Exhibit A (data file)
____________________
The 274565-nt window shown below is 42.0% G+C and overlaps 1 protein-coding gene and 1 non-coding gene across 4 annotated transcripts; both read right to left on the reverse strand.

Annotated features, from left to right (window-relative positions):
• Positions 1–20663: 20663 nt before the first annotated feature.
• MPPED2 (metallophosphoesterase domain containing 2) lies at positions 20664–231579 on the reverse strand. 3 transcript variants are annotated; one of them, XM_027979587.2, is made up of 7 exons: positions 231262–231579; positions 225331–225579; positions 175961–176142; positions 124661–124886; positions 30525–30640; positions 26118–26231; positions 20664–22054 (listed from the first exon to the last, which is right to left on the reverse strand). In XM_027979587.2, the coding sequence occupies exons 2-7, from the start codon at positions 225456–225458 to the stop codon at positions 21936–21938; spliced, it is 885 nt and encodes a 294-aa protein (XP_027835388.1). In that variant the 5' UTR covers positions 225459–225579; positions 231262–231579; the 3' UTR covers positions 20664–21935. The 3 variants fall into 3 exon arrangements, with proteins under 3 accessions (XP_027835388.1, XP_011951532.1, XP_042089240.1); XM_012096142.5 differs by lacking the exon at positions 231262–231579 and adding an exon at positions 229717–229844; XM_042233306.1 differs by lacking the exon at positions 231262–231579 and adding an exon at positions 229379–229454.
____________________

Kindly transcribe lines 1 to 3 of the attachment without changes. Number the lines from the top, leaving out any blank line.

The 274565-nt window shown below is 42.0% G+C and overlaps 1 protein-coding gene and 1 non-coding gene across 4 annotated transcripts; both read right to left on the reverse strand.

Annotated features, from left to right (window-relative positions):
• Positions 1–20663: 20663 nt before the first annotated feature.